Cannabis Test Prevents U.S. Sprinter from Joining Olympic Team

U.S. sprinter Sha’Carri Richardson will not have the opportunity to show the world how good she is at the upcoming summer games in Tokyo. After testing positive for cannabis, she is no longer eligible to participate. Her disqualification is sure to spark a new debate over the use of cannabis among world-class athletes.

To her credit, Richardson has willingly accepted the one-month competition ban enforced against her by the United States Anti-Doping Agency (USADA). Her fans hope to see her back on the track once the suspension is lifted. At just 21 years old, there is no reason to believe Richardson’s Olympic dreams are over; she always has 2024 and beyond to look forward to.

Grieving the Loss of Her Mother

News reports say Richardson has admitted to using cannabis to help her cope with the recent loss of her mother. Whether or not that constitutes medical use probably depends on who you talk to. Either way, the rules pertaining to controlled substances within the ranks of Olympic athletes are clear.

Richardson was hoping to make the U.S. Olympic team based on her recent trial results. Technically, her competition ban ends two days before the women’s 100m event in Tokyo. Yet Richardson still cannot compete because the ban negated her trial results.

In addition to the loss of her mother, Richardson now has to cope with the letdown of not being able to compete in Tokyo. The whole situation is truly unfortunate. Moreover, it illustrates the conundrum we have created in this country by inconsistent application of the rules pertaining to cannabis.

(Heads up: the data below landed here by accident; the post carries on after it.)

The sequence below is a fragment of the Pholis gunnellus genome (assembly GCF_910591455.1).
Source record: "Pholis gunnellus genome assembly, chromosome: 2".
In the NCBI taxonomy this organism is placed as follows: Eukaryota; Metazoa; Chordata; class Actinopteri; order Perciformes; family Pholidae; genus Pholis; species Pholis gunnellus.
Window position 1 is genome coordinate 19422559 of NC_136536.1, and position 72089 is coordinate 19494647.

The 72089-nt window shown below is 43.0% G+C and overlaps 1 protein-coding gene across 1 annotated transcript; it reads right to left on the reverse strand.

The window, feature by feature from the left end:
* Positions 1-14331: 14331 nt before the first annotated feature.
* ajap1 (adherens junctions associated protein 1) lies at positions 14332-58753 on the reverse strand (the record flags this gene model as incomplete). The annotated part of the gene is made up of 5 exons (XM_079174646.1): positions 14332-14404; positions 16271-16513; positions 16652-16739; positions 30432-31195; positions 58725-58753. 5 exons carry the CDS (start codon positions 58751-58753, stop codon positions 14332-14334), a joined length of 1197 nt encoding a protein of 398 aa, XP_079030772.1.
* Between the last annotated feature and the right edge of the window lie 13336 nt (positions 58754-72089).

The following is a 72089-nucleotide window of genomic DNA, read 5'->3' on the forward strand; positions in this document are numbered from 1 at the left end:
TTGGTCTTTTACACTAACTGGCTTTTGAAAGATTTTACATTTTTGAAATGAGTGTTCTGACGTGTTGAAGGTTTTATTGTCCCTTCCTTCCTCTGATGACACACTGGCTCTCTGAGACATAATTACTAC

Conflicting Laws and Attitudes

Richardson isn’t alone in experiencing conflicting cannabis laws and attitudes. She is a native Texan and a former LSU student athlete. In Texas, medical cannabis use is heavily restricted. There are fewer restrictions in Louisiana, creating a conflict between what Richardson knew growing up and what she might have experienced at LSU.

The icing on the cake is the fact that marijuana is still illegal under federal law. Even states with medical cannabis programs only operate those programs because Washington chooses to embrace selective enforcement. As a result, conflicts occur all over the country. Take Utah, for example.

The owners of Deseret Wellness in Provo say that Utah is one of the most restricted medical cannabis states in the union. Lawmakers there are committed to ensuring that their program remains strictly medical. Their attitudes are in stark contrast to those you will find in California and Colorado.

Mixed Messages Create Confusion

Richardson has taken the high road and admitted doing something she should not have done. She has acknowledged that the rules are the rules, and every Olympic hopeful clearly understands them. Nonetheless, one cannot help but wonder if society’s mixed messages create unnecessary confusion.

If you live in a state in which both medical and recreational use is acceptable, are you more likely to be in favor of both? And if so, would you be more likely to try bending the rules as a potential U.S. athlete?

We can’t escape the fact that mixed messages create confusion in other areas outside the realm of medical cannabis. So why would we not expect the same thing in the cannabis arena? As long as government regulations and organizational rules conflict, mixed messages will abound.

It is something to think about as we cheer on U.S. athletes in Tokyo. In the meantime, there are rumors that U.S. officials could rethink anti-doping rules to consider whether or not cannabis use is ever acceptable. We will have to wait and see how it all shakes out.